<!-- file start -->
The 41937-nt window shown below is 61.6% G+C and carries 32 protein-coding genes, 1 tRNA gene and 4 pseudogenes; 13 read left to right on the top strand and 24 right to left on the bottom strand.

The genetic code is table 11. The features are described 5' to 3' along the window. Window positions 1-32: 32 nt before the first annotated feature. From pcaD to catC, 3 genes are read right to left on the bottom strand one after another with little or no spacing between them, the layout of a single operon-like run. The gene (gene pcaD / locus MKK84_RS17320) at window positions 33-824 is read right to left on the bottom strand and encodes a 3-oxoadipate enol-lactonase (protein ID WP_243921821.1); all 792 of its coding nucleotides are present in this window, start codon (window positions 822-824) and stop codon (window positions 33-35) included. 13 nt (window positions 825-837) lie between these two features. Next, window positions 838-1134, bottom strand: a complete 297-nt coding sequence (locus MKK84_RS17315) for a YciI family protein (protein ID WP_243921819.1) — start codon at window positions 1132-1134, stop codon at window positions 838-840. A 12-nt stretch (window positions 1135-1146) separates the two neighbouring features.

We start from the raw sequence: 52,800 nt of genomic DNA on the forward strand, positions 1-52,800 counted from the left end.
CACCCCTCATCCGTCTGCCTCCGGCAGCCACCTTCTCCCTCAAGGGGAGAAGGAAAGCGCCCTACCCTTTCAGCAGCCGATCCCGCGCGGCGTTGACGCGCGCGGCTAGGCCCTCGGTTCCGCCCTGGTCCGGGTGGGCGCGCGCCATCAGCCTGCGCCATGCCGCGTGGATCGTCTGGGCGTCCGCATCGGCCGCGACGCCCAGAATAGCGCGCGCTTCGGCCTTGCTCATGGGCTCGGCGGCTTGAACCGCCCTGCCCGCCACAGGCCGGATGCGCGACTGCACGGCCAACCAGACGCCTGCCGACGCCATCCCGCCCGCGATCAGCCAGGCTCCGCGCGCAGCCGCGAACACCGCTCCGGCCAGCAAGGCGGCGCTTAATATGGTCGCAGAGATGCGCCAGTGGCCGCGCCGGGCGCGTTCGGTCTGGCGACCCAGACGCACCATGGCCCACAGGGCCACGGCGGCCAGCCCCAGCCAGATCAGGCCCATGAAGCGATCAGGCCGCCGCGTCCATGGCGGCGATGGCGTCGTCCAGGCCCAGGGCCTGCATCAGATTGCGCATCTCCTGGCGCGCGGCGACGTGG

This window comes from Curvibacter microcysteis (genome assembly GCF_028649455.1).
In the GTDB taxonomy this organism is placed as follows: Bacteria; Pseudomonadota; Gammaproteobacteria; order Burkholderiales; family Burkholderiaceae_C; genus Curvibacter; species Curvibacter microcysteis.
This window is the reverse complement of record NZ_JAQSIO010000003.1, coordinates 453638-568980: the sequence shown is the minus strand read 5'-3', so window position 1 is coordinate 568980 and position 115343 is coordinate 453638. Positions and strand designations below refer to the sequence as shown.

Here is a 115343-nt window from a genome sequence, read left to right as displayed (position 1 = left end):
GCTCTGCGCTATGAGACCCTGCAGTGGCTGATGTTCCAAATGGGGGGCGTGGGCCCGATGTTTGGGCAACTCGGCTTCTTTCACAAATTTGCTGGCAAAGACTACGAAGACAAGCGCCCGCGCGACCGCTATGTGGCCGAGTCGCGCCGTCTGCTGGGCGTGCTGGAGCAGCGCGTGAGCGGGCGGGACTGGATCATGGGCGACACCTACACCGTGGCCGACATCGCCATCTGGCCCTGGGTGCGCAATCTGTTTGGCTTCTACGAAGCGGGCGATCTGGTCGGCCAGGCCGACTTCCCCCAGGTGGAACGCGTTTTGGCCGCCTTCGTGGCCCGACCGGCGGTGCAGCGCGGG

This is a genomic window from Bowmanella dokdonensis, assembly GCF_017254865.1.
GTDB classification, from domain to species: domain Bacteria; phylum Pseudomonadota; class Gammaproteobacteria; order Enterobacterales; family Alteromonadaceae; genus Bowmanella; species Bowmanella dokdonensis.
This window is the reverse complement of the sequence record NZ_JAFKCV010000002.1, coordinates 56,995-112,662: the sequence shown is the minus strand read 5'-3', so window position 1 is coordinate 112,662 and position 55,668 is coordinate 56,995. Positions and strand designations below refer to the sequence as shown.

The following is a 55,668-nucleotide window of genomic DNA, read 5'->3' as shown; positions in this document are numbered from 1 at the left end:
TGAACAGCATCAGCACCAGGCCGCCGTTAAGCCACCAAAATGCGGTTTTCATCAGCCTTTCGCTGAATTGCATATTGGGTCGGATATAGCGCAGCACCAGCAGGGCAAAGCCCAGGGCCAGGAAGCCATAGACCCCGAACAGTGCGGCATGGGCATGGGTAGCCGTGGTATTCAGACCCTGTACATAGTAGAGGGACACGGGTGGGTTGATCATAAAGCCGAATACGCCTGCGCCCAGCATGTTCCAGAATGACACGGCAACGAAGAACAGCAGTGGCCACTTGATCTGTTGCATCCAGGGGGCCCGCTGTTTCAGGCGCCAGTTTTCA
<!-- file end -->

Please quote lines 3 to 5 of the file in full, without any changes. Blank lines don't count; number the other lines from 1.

We start from the raw sequence: 52,800 nt of genomic DNA on the forward strand, positions 1-52,800 counted from the left end.
CACCCCTCATCCGTCTGCCTCCGGCAGCCACCTTCTCCCTCAAGGGGAGAAGGAAAGCGCCCTACCCTTTCAGCAGCCGATCCCGCGCGGCGTTGACGCGCGCGGCTAGGCCCTCGGTTCCGCCCTGGTCCGGGTGGGCGCGCGCCATCAGCCTGCGCCATGCCGCGTGGATCGTCTGGGCGTCCGCATCGGCCGCGACGCCCAGAATAGCGCGCGCTTCGGCCTTGCTCATGGGCTCGGCGGCTTGAACCGCCCTGCCCGCCACAGGCCGGATGCGCGACTGCACGGCCAACCAGACGCCTGCCGACGCCATCCCGCCCGCGATCAGCCAGGCTCCGCGCGCAGCCGCGAACACCGCTCCGGCCAGCAAGGCGGCGCTTAATATGGTCGCAGAGATGCGCCAGTGGCCGCGCCGGGCGCGTTCGGTCTGGCGACCCAGACGCACCATGGCCCACAGGGCCACGGCGGCCAGCCCCAGCCAGATCAGGCCCATGAAGCGATCAGGCCGCCGCGTCCATGGCGGCGATGGCGTCGTCCAGGCCCAGGGCCTGCATCAGATTGCGCATCTCCTGGCGCGCGGCGACGTGG

This window comes from Curvibacter microcysteis (genome assembly GCF_028649455.1).